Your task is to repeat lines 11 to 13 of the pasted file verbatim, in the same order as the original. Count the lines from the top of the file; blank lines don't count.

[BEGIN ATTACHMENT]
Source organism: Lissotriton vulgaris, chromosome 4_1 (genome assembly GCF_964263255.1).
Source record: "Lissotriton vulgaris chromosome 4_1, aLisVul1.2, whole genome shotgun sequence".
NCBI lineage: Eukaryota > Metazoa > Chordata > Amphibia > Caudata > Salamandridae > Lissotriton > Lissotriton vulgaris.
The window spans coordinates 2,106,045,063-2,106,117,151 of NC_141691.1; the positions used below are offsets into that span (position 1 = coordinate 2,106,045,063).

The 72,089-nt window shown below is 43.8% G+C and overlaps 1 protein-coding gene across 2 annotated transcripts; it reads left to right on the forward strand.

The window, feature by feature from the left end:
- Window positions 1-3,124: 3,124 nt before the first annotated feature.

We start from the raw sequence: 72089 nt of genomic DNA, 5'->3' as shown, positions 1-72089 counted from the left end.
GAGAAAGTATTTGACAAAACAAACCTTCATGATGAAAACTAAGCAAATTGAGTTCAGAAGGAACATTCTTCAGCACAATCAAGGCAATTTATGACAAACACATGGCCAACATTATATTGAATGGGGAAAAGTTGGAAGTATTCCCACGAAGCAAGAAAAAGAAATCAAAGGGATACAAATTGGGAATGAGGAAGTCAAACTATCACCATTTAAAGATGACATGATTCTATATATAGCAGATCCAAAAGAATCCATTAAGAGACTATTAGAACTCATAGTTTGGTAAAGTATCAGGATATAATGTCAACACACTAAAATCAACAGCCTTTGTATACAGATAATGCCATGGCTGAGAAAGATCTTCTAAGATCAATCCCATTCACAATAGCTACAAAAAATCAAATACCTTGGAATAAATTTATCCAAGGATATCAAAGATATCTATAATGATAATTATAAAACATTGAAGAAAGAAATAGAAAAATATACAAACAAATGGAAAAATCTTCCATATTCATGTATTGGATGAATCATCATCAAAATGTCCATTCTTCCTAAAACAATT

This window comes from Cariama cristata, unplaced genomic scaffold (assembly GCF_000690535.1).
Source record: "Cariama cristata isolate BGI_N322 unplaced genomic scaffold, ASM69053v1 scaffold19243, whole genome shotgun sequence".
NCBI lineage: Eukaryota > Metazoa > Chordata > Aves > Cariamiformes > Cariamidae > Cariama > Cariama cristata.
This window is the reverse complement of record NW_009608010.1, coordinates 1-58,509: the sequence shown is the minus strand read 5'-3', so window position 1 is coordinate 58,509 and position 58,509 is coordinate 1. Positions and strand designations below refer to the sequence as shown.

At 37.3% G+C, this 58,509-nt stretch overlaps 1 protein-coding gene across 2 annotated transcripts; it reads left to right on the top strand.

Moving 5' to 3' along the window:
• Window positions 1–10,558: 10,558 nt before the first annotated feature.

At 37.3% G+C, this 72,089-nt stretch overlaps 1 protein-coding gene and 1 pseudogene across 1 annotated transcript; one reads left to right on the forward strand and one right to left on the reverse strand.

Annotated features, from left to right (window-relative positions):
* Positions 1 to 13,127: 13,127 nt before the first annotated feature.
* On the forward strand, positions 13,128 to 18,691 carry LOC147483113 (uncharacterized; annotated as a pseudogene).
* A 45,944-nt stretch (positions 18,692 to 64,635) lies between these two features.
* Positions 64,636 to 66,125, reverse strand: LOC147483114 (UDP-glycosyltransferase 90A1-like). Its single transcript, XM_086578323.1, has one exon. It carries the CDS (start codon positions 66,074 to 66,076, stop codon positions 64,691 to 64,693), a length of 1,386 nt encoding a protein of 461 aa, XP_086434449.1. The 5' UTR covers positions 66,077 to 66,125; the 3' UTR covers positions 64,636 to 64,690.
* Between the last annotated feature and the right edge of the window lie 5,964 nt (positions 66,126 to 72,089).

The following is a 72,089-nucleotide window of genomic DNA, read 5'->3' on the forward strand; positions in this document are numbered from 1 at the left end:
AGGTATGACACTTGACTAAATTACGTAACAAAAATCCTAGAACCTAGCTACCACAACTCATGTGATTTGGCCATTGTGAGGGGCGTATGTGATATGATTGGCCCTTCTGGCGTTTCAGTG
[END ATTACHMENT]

Source record: "Cariama cristata isolate BGI_N322 unplaced genomic scaffold, ASM69053v1 scaffold19243, whole genome shotgun sequence".
NCBI lineage: Eukaryota > Metazoa > Chordata > Aves > Cariamiformes > Cariamidae > Cariama > Cariama cristata.
This window is the reverse complement of record NW_009608010.1, coordinates 1-58,509: the sequence shown is the minus strand read 5'-3', so window position 1 is coordinate 58,509 and position 58,509 is coordinate 1. Positions and strand designations below refer to the sequence as shown.